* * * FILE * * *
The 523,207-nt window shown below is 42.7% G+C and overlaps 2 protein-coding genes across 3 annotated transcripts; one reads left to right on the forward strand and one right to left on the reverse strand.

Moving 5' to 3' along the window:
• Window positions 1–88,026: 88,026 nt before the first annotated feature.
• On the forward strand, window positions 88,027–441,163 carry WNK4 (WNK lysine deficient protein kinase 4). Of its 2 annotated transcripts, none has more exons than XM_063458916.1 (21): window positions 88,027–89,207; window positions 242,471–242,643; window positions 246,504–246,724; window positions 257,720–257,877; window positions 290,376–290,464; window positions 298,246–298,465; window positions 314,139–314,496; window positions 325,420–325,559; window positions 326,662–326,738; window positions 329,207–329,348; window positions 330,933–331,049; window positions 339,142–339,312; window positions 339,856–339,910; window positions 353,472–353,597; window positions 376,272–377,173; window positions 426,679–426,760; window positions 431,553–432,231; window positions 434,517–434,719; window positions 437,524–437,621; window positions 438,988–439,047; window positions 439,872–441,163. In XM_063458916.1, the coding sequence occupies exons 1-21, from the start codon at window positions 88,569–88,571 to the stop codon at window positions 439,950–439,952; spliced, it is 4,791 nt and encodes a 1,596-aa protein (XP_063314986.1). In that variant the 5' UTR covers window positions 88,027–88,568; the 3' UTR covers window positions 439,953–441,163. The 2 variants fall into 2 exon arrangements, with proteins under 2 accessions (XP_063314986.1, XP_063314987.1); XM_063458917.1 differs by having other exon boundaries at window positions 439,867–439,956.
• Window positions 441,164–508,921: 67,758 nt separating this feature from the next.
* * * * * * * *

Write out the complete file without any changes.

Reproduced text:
The 523,207-nt window shown below is 42.7% G+C and overlaps 2 protein-coding genes across 3 annotated transcripts; one reads left to right on the forward strand and one right to left on the reverse strand.

Moving 5' to 3' along the window:
• Window positions 1–88,026: 88,026 nt before the first annotated feature.
• On the forward strand, window positions 88,027–441,163 carry WNK4 (WNK lysine deficient protein kinase 4). Of its 2 annotated transcripts, none has more exons than XM_063458916.1 (21): window positions 88,027–89,207; window positions 242,471–242,643; window positions 246,504–246,724; window positions 257,720–257,877; window positions 290,376–290,464; window positions 298,246–298,465; window positions 314,139–314,496; window positions 325,420–325,559; window positions 326,662–326,738; window positions 329,207–329,348; window positions 330,933–331,049; window positions 339,142–339,312; window positions 339,856–339,910; window positions 353,472–353,597; window positions 376,272–377,173; window positions 426,679–426,760; window positions 431,553–432,231; window positions 434,517–434,719; window positions 437,524–437,621; window positions 438,988–439,047; window positions 439,872–441,163. In XM_063458916.1, the coding sequence occupies exons 1-21, from the start codon at window positions 88,569–88,571 to the stop codon at window positions 439,950–439,952; spliced, it is 4,791 nt and encodes a 1,596-aa protein (XP_063314986.1). In that variant the 5' UTR covers window positions 88,027–88,568; the 3' UTR covers window positions 439,953–441,163. The 2 variants fall into 2 exon arrangements, with proteins under 2 accessions (XP_063314986.1, XP_063314987.1); XM_063458917.1 differs by having other exon boundaries at window positions 439,867–439,956.
• Window positions 441,164–508,921: 67,758 nt separating this feature from the next.